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Updated: 3 hours 46 min ago

Astronomer crowdfunds telescope to solve 40-year-old radio wave mystery

15 April 2016
Guardian: On 15 August 1977, a powerful blast of radio waves lasting 72 seconds was detected coming from a group of stars called Chi Sagittarii by astronomer Jerry Ehman of the Ohio State University. Long thought to indicate the existence of an extraterrestrial intelligence, the so-called Wow! signal has not been observed since. Now Antonio Paris of St. Petersburg College in Florida may have a more mundane explanation. Paris found that two comets—266P/Christensen and 335P/Gibbs—were both near Chi Sagittarii the day the Wow! signal was detected. Comets are surrounded by clouds of hydrogen gas and can emit radio frequencies similar to those detected by Ehman. To test his hypothesis, Paris hopes to observe the next passage of the two comets past Chi Sagittarii in 2017 and 2018 and has launched a crowdfunding campaign to raise the $13 000 needed to buy a radio telescope to do so.

DARPA funds computer chip that introduces small errors in its calculations

15 April 2016

MIT Technology Review: The Defense Advanced Research Projects Agency wanted to find a way to improve results from computer software when the input data is noisy. To do that DARPA worked with Joseph Bates of Singular Computing to develop a computer chip designed to produce close-but-incorrect answers to mathematical calculations: When asked to add 1 and 1, it came up with answers like 2.01 or 1.98. Bates tested the chip for a variety of functions and found that it performed very well on tasks such as high-resolution radar imaging, extracting 3D information from stereo photos, and deep learning. In a test of software that tracks objects in a video, the chip was 100 times as fast as a conventional chip and used less than 2% as much power.

Coverage of Nuclear Security Summit presents confusing message

14 April 2016
The recent summit centered on securing nuclear materials and preventing nuclear terrorism. But the message to the public focused on fear.

Foam mitigates key obstacle in quest for laser fusion

14 April 2016
A thin layer of wispy foam reduces the impact of Rayleigh–Taylor instabilities and thus enables more even implosions.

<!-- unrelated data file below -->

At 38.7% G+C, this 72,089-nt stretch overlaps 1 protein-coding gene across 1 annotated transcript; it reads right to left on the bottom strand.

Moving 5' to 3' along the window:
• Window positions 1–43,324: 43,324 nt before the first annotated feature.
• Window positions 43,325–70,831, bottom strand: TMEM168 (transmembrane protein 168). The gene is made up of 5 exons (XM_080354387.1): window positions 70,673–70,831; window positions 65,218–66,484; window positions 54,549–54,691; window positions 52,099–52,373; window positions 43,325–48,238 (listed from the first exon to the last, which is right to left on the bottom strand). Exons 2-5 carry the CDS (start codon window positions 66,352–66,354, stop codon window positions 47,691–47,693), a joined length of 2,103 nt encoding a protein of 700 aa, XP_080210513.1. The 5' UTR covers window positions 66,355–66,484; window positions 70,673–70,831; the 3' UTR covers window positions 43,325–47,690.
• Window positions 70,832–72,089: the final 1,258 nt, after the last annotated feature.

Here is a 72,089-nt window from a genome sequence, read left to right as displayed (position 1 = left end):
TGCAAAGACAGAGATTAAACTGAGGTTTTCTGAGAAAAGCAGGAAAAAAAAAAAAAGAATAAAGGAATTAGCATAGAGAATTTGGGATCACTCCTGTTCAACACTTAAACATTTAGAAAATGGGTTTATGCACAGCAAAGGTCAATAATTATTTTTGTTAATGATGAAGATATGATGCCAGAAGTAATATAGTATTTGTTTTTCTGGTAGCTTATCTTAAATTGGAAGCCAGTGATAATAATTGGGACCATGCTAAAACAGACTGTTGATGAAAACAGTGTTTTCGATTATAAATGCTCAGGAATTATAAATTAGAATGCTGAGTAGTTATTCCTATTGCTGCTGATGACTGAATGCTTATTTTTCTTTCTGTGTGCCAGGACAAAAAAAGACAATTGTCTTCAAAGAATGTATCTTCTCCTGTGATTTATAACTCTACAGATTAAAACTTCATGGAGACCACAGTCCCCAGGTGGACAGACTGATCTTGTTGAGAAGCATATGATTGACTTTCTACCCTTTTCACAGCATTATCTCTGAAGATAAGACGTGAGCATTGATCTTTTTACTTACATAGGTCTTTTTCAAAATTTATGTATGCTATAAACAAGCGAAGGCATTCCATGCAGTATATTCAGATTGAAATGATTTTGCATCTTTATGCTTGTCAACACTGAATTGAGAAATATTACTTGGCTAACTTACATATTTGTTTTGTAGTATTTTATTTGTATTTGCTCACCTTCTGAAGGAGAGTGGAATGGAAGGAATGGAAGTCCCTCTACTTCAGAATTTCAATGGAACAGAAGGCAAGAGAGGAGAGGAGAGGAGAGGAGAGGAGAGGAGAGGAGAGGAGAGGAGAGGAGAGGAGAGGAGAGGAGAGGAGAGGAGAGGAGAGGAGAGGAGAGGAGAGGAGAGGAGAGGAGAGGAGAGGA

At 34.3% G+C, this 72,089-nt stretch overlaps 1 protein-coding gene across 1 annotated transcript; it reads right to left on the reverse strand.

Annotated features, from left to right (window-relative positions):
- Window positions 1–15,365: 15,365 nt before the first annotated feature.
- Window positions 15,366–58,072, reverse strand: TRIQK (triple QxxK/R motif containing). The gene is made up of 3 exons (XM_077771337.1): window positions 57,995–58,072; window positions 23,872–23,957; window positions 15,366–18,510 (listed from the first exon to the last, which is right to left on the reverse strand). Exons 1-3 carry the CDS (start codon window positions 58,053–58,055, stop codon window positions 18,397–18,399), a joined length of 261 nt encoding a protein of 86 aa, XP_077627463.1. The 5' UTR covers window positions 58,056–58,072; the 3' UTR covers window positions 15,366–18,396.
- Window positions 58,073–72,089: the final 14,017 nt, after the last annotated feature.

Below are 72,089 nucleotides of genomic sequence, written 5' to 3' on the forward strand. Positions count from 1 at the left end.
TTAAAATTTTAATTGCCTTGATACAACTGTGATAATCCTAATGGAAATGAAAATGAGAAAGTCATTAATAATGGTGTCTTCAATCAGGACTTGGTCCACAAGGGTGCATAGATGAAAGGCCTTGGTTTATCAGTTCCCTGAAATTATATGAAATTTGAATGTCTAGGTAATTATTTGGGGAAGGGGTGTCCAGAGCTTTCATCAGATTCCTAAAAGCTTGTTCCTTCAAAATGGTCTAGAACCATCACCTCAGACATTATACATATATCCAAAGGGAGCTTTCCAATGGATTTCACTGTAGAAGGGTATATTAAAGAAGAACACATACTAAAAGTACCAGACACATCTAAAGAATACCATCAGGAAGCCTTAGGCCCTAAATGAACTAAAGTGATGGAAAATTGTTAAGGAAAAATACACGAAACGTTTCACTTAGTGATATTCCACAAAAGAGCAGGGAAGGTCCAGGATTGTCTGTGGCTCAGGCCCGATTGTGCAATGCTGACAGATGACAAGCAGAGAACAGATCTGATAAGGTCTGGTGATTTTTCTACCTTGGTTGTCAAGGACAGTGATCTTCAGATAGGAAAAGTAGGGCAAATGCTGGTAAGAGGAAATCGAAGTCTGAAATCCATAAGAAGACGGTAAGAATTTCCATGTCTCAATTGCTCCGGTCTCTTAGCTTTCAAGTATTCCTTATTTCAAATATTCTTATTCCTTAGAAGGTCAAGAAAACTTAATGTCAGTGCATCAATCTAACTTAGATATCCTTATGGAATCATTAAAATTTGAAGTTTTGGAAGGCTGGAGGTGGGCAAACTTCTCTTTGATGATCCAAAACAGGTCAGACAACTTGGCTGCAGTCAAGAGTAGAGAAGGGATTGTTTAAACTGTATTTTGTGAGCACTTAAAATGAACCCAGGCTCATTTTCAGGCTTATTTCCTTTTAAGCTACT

Largest US coal company files for bankruptcy

14 April 2016
NPR: On 13 April, Peabody Energy—the largest coal-mining company in the US—filed for chapter 11 bankruptcy protection. Peabody follows in the footsteps of the second-largest company, Arch Coal, which filed for bankruptcy earlier this year, and three other major coal companies that went bankrupt the year before. Peabody cited a slump in the coal industry as the reason for its difficulties. One of the world’s largest markets for coal, China, has been experiencing an economic downturn over the past several years. In addition, coal faces increasing competition in the US as shale-gas production and solar and wind projects ramp up. Peabody’s filing should allow the company to restructure its debt load and effect other changes in order to continue operating.

Synthetic neural bypass returns muscle control to paralyzed hands

14 April 2016

IEEE Spectrum: Ian Burkhart broke his neck in 2010, which resulted in his becoming paralyzed from the fifth cervical vertebrae down. That meant he was only able to move his head, neck, and upper arms. Now, Chad Bouton of the Feinstein Institute for Medical Research in New York City and his colleagues have developed a neural implant that connects to an electronic sleeve on Burkhart's forearm and restores his control over one of his hands. The implant is an array of 96 electrodes that monitors electrical activity in the brain's motor cortex at a rate of 30 000 times per second. Burkhart had to train multiple times per week for 15 weeks so that the system could learn which signals corresponded with certain intended motions. Once the neuro-electrical signals were mapped to movements, the implant sent electrical pulses to the sleeve on Burkhart's forearm. The sleeve contained 130 noninvasive electrodes that stimulated the muscles necessary to move the fingers, hand, and wrist. When outfitted with the system, Burkhart was able to perform actions such as swiping a credit card and using the game controller to play Guitar Hero. Currently the system requires running a cable from the implant to the sleeve, but the researchers hope to be able to create a wireless communication system.

Computer game tests human understanding of quantum physics

14 April 2016